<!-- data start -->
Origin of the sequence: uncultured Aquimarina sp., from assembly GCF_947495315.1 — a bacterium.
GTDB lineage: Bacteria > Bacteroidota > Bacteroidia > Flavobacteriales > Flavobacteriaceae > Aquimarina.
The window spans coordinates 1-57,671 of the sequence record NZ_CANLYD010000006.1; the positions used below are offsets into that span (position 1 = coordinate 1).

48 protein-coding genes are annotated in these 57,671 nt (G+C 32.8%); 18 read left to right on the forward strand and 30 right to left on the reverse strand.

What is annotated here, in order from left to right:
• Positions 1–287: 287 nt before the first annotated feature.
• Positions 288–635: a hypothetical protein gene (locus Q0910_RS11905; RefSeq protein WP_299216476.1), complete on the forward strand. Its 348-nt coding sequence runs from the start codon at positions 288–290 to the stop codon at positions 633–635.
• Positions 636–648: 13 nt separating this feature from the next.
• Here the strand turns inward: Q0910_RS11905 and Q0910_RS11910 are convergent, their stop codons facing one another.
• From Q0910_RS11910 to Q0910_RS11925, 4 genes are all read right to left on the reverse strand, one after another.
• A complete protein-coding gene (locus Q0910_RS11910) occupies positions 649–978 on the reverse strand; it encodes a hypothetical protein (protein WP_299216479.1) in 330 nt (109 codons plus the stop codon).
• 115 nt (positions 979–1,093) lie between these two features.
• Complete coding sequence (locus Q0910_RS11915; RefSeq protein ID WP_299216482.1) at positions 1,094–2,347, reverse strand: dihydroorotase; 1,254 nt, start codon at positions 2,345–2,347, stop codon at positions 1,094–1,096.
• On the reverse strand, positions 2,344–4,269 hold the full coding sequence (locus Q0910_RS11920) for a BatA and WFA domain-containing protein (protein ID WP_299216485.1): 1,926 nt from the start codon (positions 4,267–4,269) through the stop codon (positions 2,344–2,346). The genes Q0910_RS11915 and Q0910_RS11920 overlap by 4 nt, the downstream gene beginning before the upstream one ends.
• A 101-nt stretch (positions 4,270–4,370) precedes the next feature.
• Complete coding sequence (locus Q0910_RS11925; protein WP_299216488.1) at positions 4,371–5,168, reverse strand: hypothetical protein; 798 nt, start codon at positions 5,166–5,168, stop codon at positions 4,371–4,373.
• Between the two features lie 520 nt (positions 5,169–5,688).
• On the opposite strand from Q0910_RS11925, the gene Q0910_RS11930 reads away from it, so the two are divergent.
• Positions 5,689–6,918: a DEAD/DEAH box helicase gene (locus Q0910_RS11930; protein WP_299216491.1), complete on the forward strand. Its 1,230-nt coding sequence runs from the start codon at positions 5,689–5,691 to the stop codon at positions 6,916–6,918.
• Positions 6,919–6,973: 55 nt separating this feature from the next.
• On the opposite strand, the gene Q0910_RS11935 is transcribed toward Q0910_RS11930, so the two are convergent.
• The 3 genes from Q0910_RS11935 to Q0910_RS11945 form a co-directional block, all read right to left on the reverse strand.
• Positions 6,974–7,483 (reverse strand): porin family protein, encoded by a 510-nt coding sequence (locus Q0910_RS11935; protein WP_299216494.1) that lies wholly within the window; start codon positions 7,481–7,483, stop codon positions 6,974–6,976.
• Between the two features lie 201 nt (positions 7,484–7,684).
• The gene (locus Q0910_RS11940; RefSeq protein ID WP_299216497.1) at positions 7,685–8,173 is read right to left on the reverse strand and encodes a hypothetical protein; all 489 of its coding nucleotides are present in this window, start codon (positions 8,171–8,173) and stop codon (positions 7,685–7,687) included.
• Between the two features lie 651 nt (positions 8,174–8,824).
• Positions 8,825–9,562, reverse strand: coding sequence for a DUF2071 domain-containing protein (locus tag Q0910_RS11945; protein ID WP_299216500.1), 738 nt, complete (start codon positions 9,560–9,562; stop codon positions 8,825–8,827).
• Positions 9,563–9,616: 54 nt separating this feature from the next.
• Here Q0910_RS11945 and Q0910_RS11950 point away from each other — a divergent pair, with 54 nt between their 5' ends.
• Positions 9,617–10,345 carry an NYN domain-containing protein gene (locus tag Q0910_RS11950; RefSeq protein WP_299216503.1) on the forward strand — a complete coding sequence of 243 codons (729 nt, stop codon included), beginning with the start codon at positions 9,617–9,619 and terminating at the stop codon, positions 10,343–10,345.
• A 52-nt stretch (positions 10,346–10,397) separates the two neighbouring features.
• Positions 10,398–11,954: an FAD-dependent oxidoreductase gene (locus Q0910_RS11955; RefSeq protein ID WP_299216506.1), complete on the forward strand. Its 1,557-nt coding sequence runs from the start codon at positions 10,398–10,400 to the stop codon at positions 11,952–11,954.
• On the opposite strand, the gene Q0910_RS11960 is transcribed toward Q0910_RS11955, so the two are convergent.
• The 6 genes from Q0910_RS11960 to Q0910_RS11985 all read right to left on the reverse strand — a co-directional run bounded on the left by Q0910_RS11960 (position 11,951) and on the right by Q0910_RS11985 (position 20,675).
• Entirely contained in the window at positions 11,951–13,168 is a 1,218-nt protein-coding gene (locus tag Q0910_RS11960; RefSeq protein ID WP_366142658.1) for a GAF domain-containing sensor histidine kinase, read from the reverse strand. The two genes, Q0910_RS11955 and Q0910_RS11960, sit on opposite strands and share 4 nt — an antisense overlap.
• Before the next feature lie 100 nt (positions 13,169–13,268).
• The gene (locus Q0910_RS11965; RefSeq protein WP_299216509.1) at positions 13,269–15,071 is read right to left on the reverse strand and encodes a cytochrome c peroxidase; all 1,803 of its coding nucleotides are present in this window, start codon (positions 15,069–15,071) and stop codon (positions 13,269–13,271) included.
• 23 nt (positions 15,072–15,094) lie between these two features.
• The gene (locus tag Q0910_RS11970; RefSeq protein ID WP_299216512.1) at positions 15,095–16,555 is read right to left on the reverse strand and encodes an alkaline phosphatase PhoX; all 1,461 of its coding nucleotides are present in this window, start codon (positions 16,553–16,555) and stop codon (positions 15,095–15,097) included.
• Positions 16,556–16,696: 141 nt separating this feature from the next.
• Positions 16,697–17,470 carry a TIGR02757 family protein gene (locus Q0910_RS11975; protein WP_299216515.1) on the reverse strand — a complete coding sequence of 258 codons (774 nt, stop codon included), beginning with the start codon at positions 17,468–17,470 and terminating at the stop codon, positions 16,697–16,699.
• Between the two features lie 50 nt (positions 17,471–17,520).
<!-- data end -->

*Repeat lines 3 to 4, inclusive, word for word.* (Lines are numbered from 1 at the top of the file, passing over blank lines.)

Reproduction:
The window spans coordinates 1-57,671 of the sequence record NZ_CANLYD010000006.1; the positions used below are offsets into that span (position 1 = coordinate 1).

48 protein-coding genes are annotated in these 57,671 nt (G+C 32.8%); 18 read left to right on the forward strand and 30 right to left on the reverse strand.